clock menu more-arrow no yes mobile

Filed under:

Orlando City vs. Montreal Impact (Round 2): Five Takeaways

What did we learn from the Lions' second trip to Quebec this season? Well, not a lot of good things, but here are our five takeaways.

Jean-Yves Ahern-USA TODAY Sports

What goes up, must come down. All good things come to an end.

Yes, these are clichés but that's only because there's a ring of truth to them. And so Orlando's five-game unbeaten streak in MLS and six-game run in all competitions came to a screeching halt last night with a 2-0 loss at Montreal. The Impact looked nominally like the more dangerous team in the first 45 minutes, but were so much better after halftime that the Lions were fortunate not to have suffered a more lopsided defeat.

So, what did we learn? Hopefully that it was an aberration and the team will bounce back, but there were several alarm bells going off last night.

Lions Got Out-Worked

You don't see it very often, but Orlando City flat out got out-worked last night. The Impact got to every 50/50 ball first and were stronger on the ball when two players got there at the same time. The Lions normally fight through challenges and win those 50/50 balls but that extra effort, whether due to fatigue or lack of will, just wasn't there.

The exceptions to this were the back line trio of Sean St. Ledger, Aurelien Collin (before he left with an apparent leg injury), and Luke Boden, who gave full effort and won a lot of balls that prevented clear-cut scoring chances.

Laurent Ciman is Montreal's Aurelien Collin

The Belgian international was brilliant in breaking up Orlando's attacks and really frustrated the Lions throughout the game. His important challenges kept Evan Bush from having to do a whole lot, swiping the ball off Lions and anticipating passes well all over the pitch.

In the first half alone, Ciman had an important intercession to prevent Cyle Larin going 1v1 with the keeper, blocked a scorcher of a shot by Kaká from just inside the box, and prevented a give-and-go between Kaká and Brek Shea. Sometimes you have to tip your cap when an opponent shuts you down and Ciman was like a Hoover vacuum cleaner, picking up everything in his path.

Down the stretch, he took the ball off the foot of Larin at the last second, intercepted another through-ball for Pedro Ribeiro and even led a counter-attack downfield. Quite simply put, he was easily the Man of the Match.

Where Were the Big Two?

Orlando's marquee players are obviously Kaká and Brek Shea. Both were given the midweek off to rest and stay fresh for last night's MLS match in Montreal. Yet they were probably the two worst offenders in giving the ball away cheaply and failing to make much of an impact on the game. Kaká did have one notable blast that Ciman blocked, but his corner kicks and free kicks were lacking, and he tried to take on three defenders on his final foray into the box, leading to the counter attack that killed off the game.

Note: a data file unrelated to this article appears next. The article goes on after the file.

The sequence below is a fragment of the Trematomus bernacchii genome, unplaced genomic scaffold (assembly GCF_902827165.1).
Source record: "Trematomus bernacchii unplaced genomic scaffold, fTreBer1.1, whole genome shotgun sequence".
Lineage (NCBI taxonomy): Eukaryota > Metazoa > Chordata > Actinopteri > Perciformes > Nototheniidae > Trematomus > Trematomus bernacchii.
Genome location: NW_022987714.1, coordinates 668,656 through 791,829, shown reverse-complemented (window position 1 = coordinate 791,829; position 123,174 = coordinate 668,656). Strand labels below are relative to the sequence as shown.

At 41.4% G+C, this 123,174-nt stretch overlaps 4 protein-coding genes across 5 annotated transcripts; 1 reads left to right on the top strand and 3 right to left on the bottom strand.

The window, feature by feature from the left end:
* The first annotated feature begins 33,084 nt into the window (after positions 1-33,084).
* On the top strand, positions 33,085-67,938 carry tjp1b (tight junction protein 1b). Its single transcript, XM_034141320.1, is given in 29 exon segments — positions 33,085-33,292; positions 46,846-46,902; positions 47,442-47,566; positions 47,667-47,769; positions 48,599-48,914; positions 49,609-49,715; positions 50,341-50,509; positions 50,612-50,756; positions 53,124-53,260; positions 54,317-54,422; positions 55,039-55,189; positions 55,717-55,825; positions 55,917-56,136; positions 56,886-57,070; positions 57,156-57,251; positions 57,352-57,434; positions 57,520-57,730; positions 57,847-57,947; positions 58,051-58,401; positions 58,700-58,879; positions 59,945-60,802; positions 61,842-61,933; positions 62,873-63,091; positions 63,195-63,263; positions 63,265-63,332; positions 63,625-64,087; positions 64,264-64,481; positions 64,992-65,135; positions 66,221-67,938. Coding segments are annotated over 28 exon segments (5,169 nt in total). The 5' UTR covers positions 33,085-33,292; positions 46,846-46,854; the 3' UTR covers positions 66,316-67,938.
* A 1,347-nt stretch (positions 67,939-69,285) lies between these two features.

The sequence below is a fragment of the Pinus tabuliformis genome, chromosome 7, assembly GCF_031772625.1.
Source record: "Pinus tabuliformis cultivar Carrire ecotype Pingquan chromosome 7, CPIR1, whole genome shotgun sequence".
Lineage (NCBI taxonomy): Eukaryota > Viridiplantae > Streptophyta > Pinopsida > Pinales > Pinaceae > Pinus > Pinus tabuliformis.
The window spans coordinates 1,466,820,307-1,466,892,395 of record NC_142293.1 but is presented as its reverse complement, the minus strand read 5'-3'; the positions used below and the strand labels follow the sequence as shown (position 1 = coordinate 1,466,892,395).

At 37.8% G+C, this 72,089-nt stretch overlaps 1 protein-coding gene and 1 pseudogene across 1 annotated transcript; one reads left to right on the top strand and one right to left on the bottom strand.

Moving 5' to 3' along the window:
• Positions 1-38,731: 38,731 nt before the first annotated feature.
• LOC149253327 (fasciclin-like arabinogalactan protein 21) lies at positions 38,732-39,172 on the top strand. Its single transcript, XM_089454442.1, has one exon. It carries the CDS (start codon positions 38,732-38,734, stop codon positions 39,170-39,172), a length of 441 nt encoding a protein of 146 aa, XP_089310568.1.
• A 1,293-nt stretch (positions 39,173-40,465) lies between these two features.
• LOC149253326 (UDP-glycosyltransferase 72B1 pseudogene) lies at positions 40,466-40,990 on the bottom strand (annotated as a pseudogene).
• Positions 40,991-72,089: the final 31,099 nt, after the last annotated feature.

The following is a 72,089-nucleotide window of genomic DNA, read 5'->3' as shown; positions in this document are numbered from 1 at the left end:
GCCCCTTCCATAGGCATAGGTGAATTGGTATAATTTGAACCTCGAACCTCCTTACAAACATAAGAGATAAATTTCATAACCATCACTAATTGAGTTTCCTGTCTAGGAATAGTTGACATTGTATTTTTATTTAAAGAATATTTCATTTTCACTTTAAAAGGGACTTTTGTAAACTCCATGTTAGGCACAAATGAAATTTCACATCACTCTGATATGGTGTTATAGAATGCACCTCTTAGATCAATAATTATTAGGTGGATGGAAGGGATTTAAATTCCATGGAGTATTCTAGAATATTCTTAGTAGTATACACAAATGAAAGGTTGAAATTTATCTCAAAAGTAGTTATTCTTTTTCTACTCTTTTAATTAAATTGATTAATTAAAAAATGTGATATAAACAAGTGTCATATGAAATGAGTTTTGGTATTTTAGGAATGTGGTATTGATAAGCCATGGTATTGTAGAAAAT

After running free and looking dangerous last week against D.C. United (although his teammates failed to find him time and again), Shea couldn't express himself in the game at all. He did manage a nice cross early and didn't have too bad a first half, but his play degraded in the second 45 minutes. When two veteran playmakers are having a night like that, it's tough to overcome.

Tired Legs Make for a Tiring Game

Personally, I was surprised to see Luke Boden and Lewis Neal in the starting lineup last night. Both worked a hard 120-minute shift on Wednesday night in the heat at Charleston in a draining 4-4 draw (advancing 8-7 on penalties). Both put in long shifts in last Sunday's win over D.C. United in the (even more) heat of Orlando. This was their third start in seven days and it showed.

Boden wasn't able to get forward nearly as much as usual, although he gave all he could, and actually had a very nice cross from a deeper position than usual that led to a chance for Cyle Larin in the 62nd minute. Pity the shot was blocked out for a corner. Neal didn't make too big of an impact but he played hard while he was on the pitch. Rafael Ramos also seemed to lose steam as the game wore on. After coming on for Tyler Turner in the second half Wednesday, he too may have been a bit fatigued and there was no Turner in the 18 to spell him.

Montreal is Actually...Good?

It's easy to look at their point total and a loss to New York City FC (which just won its third straight game) and lament the loss, but the Impact are not a bad club. They have some speed with Romero and Oduro, plenty of skill with Piatti, and a back line that works their tails off. As they get guys healthy, look for them to make a move in the Eastern Conference race.

And they're good at home. Montreal has now won four straight at Stade Saputo, which seems to have a good atmosphere and a passionate group of supporters. Not only is Montreal good at home, but they're earning 1.42 points per game, which is fourth best in the Eastern Conference. If that holds, once they catch up with the games they have in hand, the Impact could become a contender.